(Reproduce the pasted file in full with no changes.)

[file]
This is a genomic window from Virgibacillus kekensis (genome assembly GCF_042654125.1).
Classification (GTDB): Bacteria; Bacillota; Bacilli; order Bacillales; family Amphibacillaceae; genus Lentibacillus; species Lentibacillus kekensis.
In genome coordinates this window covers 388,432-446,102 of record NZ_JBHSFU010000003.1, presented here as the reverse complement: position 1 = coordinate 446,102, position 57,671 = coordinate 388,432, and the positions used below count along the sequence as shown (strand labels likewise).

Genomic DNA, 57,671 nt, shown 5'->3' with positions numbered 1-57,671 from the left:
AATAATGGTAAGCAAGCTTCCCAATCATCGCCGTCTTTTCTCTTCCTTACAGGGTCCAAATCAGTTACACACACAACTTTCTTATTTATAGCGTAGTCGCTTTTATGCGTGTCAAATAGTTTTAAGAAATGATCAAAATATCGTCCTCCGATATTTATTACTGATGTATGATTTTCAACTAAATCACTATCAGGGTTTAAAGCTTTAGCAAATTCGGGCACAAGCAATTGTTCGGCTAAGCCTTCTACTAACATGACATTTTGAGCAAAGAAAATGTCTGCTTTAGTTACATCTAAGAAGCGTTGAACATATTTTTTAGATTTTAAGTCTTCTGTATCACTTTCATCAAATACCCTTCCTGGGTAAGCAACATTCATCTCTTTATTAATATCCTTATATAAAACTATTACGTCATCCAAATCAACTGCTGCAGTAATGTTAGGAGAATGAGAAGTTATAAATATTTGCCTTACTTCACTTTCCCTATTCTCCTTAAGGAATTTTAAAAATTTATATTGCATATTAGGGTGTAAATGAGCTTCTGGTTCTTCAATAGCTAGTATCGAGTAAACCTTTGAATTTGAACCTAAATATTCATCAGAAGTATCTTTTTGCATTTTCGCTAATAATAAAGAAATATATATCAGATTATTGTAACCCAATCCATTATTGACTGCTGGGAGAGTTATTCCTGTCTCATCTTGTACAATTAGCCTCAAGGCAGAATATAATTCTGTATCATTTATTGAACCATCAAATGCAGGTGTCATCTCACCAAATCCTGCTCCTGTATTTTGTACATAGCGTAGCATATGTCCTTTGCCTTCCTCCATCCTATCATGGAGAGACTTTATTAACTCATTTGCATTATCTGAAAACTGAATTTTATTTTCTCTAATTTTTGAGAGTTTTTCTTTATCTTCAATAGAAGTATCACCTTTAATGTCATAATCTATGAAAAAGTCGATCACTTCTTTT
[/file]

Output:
This is a genomic window from Virgibacillus kekensis (genome assembly GCF_042654125.1).
Classification (GTDB): Bacteria; Bacillota; Bacilli; order Bacillales; family Amphibacillaceae; genus Lentibacillus; species Lentibacillus kekensis.
In genome coordinates this window covers 388,432-446,102 of record NZ_JBHSFU010000003.1, presented here as the reverse complement: position 1 = coordinate 446,102, position 57,671 = coordinate 388,432, and the positions used below count along the sequence as shown (strand labels likewise).

Genomic DNA, 57,671 nt, shown 5'->3' with positions numbered 1-57,671 from the left:
AATAATGGTAAGCAAGCTTCCCAATCATCGCCGTCTTTTCTCTTCCTTACAGGGTCCAAATCAGTTACACACACAACTTTCTTATTTATAGCGTAGTCGCTTTTATGCGTGTCAAATAGTTTTAAGAAATGATCAAAATATCGTCCTCCGATATTTATTACTGATGTATGATTTTCAACTAAATCACTATCAGGGTTTAAAGCTTTAGCAAATTCGGGCACAAGCAATTGTTCGGCTAAGCCTTCTACTAACATGACATTTTGAGCAAAGAAAATGTCTGCTTTAGTTACATCTAAGAAGCGTTGAACATATTTTTTAGATTTTAAGTCTTCTGTATCACTTTCATCAAATACCCTTCCTGGGTAAGCAACATTCATCTCTTTATTAATATCCTTATATAAAACTATTACGTCATCCAAATCAACTGCTGCAGTAATGTTAGGAGAATGAGAAGTTATAAATATTTGCCTTACTTCACTTTCCCTATTCTCCTTAAGGAATTTTAAAAATTTATATTGCATATTAGGGTGTAAATGAGCTTCTGGTTCTTCAATAGCTAGTATCGAGTAAACCTTTGAATTTGAACCTAAATATTCATCAGAAGTATCTTTTTGCATTTTCGCTAATAATAAAGAAATATATATCAGATTATTGTAACCCAATCCATTATTGACTGCTGGGAGAGTTATTCCTGTCTCATCTTGTACAATTAGCCTCAAGGCAGAATATAATTCTGTATCATTTATTGAACCATCAAATGCAGGTGTCATCTCACCAAATCCTGCTCCTGTATTTTGTACATAGCGTAGCATATGTCCTTTGCCTTCCTCCATCCTATCATGGAGAGACTTTATTAACTCATTTGCATTATCTGAAAACTGAATTTTATTTTCTCTAATTTTTGAGAGTTTTTCTTTATCTTCAATAGAAGTATCACCTTTAATGTCATAATCTATGAAAAAGTCGATCACTTCTTTT